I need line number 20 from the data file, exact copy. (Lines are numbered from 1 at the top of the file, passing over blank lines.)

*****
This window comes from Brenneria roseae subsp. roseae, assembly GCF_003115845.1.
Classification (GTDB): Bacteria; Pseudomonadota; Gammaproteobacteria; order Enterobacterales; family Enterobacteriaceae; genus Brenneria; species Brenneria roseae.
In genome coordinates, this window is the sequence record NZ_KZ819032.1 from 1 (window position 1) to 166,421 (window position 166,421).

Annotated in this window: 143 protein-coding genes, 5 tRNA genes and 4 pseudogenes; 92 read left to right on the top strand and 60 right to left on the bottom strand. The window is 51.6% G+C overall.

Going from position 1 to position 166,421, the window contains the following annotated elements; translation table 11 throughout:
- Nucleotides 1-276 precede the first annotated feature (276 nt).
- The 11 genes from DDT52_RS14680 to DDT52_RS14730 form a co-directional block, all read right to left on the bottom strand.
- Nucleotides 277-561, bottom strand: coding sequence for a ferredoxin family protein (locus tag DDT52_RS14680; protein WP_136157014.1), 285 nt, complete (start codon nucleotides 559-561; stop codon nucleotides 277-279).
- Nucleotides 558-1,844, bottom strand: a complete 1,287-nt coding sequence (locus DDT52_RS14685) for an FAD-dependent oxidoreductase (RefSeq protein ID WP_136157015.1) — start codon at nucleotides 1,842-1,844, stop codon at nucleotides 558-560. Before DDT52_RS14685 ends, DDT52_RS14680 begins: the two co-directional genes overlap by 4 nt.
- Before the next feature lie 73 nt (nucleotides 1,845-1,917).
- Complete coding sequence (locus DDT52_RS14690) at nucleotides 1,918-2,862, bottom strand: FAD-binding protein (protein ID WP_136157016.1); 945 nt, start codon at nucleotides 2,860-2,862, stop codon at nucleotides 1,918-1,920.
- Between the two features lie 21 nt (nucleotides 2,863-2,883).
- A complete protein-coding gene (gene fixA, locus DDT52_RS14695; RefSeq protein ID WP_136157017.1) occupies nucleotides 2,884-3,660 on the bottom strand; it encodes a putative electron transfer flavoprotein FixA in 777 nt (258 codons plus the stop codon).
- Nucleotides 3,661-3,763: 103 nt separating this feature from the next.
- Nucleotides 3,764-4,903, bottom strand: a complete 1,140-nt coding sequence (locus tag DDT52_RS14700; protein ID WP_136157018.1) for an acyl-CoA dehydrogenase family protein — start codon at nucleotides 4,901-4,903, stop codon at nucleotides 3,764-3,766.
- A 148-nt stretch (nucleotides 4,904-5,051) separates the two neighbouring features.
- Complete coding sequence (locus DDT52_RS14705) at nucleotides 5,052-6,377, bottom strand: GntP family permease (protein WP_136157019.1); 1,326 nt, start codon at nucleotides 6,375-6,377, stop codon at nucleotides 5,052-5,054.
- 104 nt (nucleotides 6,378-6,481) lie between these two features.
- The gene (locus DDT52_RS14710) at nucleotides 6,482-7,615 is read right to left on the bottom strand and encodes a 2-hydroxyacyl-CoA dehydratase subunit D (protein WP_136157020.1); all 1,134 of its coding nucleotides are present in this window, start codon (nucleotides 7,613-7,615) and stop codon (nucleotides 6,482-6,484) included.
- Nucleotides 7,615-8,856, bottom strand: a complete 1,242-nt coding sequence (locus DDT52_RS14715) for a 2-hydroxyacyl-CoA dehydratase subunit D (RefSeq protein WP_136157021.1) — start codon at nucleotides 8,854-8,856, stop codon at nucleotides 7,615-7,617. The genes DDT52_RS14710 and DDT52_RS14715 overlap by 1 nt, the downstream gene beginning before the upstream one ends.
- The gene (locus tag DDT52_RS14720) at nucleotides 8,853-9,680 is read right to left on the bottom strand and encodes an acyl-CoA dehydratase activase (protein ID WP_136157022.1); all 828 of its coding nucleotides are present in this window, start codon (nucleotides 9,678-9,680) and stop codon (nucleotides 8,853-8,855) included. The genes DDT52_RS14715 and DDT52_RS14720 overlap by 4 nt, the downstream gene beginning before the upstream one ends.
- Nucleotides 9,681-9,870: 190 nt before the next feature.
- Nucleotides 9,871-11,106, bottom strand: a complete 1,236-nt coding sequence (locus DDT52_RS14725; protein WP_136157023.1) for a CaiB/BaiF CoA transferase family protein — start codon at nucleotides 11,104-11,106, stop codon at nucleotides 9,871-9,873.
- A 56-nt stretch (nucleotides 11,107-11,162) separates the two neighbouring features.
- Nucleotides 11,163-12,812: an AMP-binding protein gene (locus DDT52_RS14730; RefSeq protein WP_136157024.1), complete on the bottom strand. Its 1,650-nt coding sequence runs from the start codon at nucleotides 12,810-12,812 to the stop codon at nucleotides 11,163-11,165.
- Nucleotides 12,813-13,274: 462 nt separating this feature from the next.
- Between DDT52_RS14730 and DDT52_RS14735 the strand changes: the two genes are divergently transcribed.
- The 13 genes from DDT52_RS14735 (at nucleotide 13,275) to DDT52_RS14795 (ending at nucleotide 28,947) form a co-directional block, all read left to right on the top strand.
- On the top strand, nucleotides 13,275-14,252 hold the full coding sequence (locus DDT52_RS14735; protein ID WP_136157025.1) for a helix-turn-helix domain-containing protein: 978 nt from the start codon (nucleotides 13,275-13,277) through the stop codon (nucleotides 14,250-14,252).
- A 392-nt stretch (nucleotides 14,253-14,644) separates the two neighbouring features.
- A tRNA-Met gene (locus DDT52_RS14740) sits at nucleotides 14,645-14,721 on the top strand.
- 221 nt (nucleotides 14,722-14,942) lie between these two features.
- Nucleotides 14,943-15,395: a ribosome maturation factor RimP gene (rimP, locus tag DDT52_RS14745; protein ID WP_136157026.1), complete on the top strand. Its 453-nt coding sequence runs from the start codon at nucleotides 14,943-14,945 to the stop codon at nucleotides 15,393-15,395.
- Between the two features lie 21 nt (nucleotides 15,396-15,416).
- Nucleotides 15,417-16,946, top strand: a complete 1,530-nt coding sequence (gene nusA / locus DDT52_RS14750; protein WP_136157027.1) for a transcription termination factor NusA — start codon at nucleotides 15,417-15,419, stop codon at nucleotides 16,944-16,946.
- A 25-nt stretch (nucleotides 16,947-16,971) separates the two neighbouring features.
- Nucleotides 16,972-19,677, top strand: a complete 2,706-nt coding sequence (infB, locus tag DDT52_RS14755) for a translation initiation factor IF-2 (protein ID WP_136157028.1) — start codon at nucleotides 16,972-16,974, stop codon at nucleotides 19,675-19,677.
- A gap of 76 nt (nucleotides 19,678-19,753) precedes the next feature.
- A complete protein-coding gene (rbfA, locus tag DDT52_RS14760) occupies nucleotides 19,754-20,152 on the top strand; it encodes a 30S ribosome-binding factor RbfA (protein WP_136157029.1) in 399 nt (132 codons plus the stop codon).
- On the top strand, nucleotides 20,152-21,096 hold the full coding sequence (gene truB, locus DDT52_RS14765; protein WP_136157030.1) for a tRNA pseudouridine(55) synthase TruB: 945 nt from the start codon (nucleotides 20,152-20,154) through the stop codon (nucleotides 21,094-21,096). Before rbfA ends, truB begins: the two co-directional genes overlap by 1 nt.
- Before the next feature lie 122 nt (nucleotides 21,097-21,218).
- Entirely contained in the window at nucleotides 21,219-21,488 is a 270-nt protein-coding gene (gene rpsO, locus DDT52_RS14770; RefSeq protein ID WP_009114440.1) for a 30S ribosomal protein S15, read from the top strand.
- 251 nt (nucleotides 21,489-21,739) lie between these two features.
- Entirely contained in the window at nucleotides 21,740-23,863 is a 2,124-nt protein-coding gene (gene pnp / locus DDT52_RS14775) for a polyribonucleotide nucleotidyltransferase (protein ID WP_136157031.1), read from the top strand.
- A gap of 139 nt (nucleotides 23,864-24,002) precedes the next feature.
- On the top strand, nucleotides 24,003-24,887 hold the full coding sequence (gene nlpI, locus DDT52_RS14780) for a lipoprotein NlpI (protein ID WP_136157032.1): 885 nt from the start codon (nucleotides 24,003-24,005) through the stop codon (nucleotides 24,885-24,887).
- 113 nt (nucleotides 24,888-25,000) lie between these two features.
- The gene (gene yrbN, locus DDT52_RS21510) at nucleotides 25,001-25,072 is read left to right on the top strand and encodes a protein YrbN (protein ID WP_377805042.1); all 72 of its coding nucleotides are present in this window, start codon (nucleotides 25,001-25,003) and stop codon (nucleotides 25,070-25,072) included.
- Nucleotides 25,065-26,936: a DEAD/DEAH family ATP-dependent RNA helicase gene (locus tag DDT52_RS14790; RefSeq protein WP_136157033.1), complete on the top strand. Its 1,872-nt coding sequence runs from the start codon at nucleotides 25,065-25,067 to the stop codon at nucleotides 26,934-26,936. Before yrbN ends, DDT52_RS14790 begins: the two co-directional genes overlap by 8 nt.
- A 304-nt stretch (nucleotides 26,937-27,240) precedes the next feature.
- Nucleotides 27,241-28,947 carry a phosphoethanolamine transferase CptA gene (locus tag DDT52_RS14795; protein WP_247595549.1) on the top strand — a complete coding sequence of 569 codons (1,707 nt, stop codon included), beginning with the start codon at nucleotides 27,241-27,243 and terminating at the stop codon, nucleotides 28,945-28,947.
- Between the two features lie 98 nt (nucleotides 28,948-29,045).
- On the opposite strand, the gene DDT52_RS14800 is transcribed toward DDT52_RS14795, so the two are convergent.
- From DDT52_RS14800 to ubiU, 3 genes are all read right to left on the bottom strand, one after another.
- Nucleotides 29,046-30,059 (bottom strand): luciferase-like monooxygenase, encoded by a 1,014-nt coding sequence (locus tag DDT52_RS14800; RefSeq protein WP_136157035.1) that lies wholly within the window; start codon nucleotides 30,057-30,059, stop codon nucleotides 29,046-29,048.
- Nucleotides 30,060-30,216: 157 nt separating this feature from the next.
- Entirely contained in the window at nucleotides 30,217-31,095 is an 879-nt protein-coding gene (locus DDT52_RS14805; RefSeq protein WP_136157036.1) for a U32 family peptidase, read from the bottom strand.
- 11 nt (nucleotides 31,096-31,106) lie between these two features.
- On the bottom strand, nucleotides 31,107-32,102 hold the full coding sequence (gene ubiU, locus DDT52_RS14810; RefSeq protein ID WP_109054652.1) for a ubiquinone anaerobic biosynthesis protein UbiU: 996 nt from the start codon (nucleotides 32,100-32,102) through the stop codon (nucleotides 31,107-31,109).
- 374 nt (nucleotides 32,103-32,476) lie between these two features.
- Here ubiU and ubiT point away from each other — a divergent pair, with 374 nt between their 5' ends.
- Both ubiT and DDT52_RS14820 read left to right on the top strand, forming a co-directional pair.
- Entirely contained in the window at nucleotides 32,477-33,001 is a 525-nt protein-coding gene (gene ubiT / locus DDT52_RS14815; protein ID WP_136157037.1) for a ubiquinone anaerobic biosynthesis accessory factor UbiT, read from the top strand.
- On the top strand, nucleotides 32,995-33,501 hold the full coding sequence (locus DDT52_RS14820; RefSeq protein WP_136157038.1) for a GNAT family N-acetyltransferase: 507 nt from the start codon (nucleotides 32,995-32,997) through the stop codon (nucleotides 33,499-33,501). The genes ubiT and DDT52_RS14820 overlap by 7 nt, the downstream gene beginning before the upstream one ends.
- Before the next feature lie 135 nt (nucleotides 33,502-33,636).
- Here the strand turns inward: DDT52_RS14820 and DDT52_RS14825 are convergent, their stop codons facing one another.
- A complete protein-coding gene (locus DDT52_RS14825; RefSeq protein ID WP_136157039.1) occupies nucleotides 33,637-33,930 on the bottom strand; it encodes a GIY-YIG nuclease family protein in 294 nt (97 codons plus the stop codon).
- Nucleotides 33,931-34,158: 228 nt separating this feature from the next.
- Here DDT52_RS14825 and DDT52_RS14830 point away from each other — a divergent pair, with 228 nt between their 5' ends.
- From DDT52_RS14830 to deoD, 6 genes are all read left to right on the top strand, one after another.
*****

- Nucleotides 7,615-8,856, bottom strand: a complete 1,242-nt coding sequence (locus DDT52_RS14715) for a 2-hydroxyacyl-CoA dehydratase subunit D (RefSeq protein WP_136157021.1) — start codon at nucleotides 8,854-8,856, stop codon at nucleotides 7,615-7,617. The genes DDT52_RS14710 and DDT52_RS14715 overlap by 1 nt, the downstream gene beginning before the upstream one ends.